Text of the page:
Much of the challenge lies in deciphering the clues and hiking to the location. Letterboxers may need to use a compass for certain boxes, but few other outdoors skills are required.

"I like the adventure about it, just finding the boxes," Claire Stevens said.

The Stevenses aren't the only ones who enjoy letterboxing in Montgomery County.

"A lot of people do letterboxing in Montgomery County, but they don't necessarily live there," said Cheryl Jennings, who is known as "Squirrel" in the letterboxing world. Jennings got started letterboxing while living in Wheaton, before moving to West Virginia last summer.

Karin Borrelli, also known as "Psychomommy," said she enjoys letterboxing in the county from time to time as well. "Montgomery County has a fantastic selection of boxes," said Borrelli, a Mount Airy resident who enjoys letterboxing with her 13-year-old daughter, Allison Borrelli, or "Princess Turtle."

While many letterboxing attempts are relatively uneventful, Borrelli once got stuck in the mud at the Howard Duckett Watershed in Howard County and had to be pulled out by firefighters.

"Never did go back to search for that box," said Borrelli. "Bad karma, that area."

Another local letterboxer, Coleen Foley, or "Firefly," appreciates the artistic side of letterboxing.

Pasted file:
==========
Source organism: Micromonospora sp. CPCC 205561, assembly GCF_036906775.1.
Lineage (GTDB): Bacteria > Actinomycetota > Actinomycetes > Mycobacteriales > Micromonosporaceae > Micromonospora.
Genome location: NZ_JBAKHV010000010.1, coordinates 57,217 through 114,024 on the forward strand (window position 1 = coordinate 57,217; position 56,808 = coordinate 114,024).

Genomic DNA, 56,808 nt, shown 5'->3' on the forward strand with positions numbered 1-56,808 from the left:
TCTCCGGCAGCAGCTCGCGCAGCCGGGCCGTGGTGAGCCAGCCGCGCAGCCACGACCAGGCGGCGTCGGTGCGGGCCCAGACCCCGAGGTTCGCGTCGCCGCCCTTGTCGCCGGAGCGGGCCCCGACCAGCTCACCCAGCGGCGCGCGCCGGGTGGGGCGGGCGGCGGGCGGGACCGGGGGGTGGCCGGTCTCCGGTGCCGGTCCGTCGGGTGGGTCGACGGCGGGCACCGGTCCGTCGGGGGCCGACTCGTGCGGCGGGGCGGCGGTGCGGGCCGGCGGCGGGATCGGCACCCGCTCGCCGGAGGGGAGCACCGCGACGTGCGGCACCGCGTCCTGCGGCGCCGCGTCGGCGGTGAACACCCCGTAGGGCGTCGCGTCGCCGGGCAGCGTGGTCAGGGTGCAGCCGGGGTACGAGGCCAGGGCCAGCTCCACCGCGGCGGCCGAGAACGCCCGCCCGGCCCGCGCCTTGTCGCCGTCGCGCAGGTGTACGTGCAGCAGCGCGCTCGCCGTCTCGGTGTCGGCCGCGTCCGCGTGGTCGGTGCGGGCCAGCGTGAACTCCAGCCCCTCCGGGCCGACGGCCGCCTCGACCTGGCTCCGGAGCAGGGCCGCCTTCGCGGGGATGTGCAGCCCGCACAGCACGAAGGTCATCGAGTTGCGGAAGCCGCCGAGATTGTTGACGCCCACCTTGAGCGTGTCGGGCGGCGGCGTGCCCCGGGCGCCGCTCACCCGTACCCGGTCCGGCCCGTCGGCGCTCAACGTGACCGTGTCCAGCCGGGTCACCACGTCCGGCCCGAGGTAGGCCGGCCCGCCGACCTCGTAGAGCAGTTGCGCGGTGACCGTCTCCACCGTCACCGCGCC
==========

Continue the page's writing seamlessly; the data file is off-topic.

"It's like a little treasure hunt. And at the end of the hunt, I get a little piece of artwork that someone has worked hard to create," said Foley, who has found more than 200 letterboxes, including approximately 16 in Montgomery County.

Shelley Shearer, an avid letterboxer from Woodbridge, Va., is compiling a book about letterboxing. The book will feature how-to information as well as tales from the trails.

"I enjoyed the stories, I think other people would enjoy them as well," said Shearer, who especially enjoys the "scavenger hunt feel" of letterboxing.

Because so many letterboxes are hidden in natural areas, it is exceedingly important to respect the environment and leave it the way it was found, along with obeying any local rules. For example, letterboxing is prohibited in national parks. Good letterboxers will be informed before they plant anything.

Dave Powell, the assistant manager at Seneca Creek State Park, suggests that letterboxers call parks to let them know they are placing a letterbox.

"The activity is basically a good activity, but we'd like to know where [the letterbox] is so we make sure it's not in a place there's hazards," said Powell.

Aspiring letterboxers need look no further than their local craft store to get started. Materials for journals and stamps are relatively easy to find, and a helpful tutorial for amateur letterboxers is on the letterboxing group's Web site.

Despite the hurried excitement to find a letterbox, Jennings hopes that beginners will not just rush from box to box, but will rather enjoy the journey.

"Read the historical or nature plaques. Bring binoculars, a camera, field guides or a picnic lunch," Donna said. "Most of all, enjoy the hike."